Single-Sex Schools Or Classes? What’s The Longer Term Impact?

Girls & boys learning science (small) 90x140.jpg Recent figures confirm that girls are doing better at school (and university) than boys. Single-sex classes within co-ed schools are not however generally seen as a way to resolve this inequality. But how much do we know about the longer-term impact on men and women of single-sex or mixed gender teaching?

Increasing concern about the higher academic achievement of girls than of boys in the U.K. has again raised the issue of single-sex classes (or even schools) as the norm.
Reasons for this concern are interesting, given the historical lack of concern* when girls under-performed relative to boys (and given also that even highly women still earn much less than their male counterparts). Nonetheless, current concerns are both legitimate and pressing.
[* With honourable exceptions – e.g. the fourth letter by Edward Brotherton in this 1864 Manchester Guardian correspondence.]
There is an uncomfortable feeling, overall, that the underperformance of boys is likely to lead to a larger disaffected ‘underclass’, than when things were the other way around.
And we can add to that the obvious consequence of
underperformance, in restricting the availability of talent to the economy, whether this be a male or female issue.
‘Solutions’?
For these reasons, as well as for reasons of equality of opportunity as such, much debate has recently occurred on the subject of mixed-sex and single-sex classes and schools. The general (but not unanimous) opinion on the basis of available evidence, it seems, is that there is little impact either way.
Frankly, I have my doubts about whether this analysis is adequate.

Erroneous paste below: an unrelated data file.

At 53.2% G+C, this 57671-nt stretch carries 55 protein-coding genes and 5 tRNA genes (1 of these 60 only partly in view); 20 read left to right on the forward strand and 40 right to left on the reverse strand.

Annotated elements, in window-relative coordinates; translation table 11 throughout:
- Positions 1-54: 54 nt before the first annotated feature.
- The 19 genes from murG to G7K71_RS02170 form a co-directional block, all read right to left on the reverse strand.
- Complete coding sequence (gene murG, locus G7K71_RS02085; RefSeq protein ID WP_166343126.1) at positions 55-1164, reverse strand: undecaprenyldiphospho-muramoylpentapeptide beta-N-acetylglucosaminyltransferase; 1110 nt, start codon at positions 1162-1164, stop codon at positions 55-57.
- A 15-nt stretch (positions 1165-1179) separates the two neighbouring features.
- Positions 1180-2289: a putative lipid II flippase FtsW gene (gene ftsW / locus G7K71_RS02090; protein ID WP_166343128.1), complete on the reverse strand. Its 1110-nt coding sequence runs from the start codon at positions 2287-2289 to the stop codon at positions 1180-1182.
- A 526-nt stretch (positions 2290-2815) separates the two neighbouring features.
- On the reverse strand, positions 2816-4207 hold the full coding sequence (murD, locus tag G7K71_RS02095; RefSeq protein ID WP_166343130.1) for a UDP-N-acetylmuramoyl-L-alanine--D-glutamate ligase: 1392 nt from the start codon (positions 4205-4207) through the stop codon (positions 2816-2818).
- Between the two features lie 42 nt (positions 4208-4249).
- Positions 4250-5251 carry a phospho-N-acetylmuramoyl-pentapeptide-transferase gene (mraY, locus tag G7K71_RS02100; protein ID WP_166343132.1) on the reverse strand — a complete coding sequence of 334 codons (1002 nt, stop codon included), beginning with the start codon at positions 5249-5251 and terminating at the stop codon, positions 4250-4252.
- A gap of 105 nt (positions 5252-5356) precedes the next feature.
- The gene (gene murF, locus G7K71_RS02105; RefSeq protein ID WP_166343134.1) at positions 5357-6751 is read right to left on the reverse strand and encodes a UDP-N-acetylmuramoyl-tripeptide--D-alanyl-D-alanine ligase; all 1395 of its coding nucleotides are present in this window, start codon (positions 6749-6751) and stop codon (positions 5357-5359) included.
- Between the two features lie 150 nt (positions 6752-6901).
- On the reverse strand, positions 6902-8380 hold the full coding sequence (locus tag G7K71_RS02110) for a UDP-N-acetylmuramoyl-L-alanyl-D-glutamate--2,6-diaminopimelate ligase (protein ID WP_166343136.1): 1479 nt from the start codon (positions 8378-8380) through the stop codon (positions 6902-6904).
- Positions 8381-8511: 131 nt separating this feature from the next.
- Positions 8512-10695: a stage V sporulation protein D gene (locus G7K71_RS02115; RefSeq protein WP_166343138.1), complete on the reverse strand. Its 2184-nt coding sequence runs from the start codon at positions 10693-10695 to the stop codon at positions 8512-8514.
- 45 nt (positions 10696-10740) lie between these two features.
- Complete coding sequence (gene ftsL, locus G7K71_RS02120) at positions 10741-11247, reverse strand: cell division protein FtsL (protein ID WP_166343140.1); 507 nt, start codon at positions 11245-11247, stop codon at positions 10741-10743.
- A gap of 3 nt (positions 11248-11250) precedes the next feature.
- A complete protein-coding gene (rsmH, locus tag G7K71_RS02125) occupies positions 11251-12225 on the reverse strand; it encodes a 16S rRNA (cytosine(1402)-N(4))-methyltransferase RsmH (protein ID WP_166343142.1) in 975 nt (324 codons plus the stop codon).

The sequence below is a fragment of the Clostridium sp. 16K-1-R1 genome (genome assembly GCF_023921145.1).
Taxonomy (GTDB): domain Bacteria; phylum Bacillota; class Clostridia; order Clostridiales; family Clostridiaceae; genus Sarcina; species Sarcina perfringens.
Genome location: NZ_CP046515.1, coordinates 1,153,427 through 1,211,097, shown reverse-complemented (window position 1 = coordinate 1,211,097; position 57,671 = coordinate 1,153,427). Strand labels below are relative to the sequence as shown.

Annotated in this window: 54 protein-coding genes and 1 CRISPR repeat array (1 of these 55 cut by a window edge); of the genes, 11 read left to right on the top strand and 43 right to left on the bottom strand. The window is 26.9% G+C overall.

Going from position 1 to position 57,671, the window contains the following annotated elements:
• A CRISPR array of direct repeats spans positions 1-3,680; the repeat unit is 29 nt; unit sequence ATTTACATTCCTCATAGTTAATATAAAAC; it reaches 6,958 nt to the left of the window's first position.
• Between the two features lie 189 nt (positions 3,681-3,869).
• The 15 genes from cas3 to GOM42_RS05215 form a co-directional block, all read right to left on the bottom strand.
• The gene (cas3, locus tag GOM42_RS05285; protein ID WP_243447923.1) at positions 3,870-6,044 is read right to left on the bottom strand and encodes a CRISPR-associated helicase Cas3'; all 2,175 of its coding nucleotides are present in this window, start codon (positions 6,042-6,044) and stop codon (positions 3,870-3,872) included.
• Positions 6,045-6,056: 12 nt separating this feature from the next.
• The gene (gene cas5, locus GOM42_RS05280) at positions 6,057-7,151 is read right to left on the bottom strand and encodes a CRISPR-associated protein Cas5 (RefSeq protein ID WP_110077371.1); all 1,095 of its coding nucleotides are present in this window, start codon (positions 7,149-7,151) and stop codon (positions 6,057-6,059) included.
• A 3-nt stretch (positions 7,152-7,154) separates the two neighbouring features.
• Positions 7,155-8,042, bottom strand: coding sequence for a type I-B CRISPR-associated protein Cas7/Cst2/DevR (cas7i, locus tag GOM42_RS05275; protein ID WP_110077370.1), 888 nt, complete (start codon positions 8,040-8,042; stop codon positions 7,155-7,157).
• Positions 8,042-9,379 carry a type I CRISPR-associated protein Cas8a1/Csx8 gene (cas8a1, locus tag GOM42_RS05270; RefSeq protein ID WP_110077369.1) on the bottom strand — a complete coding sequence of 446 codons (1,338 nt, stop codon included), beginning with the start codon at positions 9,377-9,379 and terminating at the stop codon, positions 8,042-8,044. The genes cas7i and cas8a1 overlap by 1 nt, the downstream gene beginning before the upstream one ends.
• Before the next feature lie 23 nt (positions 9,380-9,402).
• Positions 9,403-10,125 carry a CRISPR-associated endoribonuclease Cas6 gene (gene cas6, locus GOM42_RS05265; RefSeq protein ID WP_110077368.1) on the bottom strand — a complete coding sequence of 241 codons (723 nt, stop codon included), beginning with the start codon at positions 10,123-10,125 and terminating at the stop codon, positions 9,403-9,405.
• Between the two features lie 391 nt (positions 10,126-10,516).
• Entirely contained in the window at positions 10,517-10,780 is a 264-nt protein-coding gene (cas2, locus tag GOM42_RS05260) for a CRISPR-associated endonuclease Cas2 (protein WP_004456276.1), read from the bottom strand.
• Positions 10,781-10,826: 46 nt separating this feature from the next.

The evidence over many decades is that women do significantly less well economically and professionally than men, if you look at mature outcomes. And this happens even for people with the same qualifications. In other words, any initial advantage
diminishes as time goes on, almost regardless of family, parenthood (men become parents, too) and much else.
Early impacts
But there is one element of background which seems to make a difference, for women if not for men – and that is the ‘space’ in the secondary years which single-sex classes offer girls, to learn (some) things independently of boys.
It seems, especially in the more mathematically-related curriculum, that this helps girls; and it probably also helps in terms of self-determination and a conviction that it’s OK as an independent person to go ahead and do things with one’s life.
Certainly, this was a major indicator, in research undertaken quite early on by myself and others looking at how women scientists hold their own.

And perhaps the same applies to boys. If the girls aren’t there to talk about all the soft stuff in class, maybe the boys would have to have the courage to talk about it themselves – which could be an important help when ‘real life’ catches up with them in later adolescence and adulthood.
Balancing different agendas
There is a suspicion that some schools prefer mixed teaching because they see the girls (more mature and less disruptive?) as a stabilising influence on the boys. But this is not an equitable way forward and two wrongs do not make a
right.
I’d go for the so-called ‘diamond’ arrangement – segregated teaching for some core subject in the early years of secondary school – but not, if at all possible, for totally separate schools for girls and boys. There can surely be a middle way.
Even more critically, I’d make sure that analysis of research findings routinely extends beyond formal education to life outcomes, so we begin to understand more fully ‘what happens’ when individuals receive single-sex or co-ed teaching in their formative years.

Posted on February 11, 2007, in Education, Health And Welfare, Equality, Diversity And Inclusion, Politics, Policies And Process, The Journal. Bookmark the permalink. Leave a comment.

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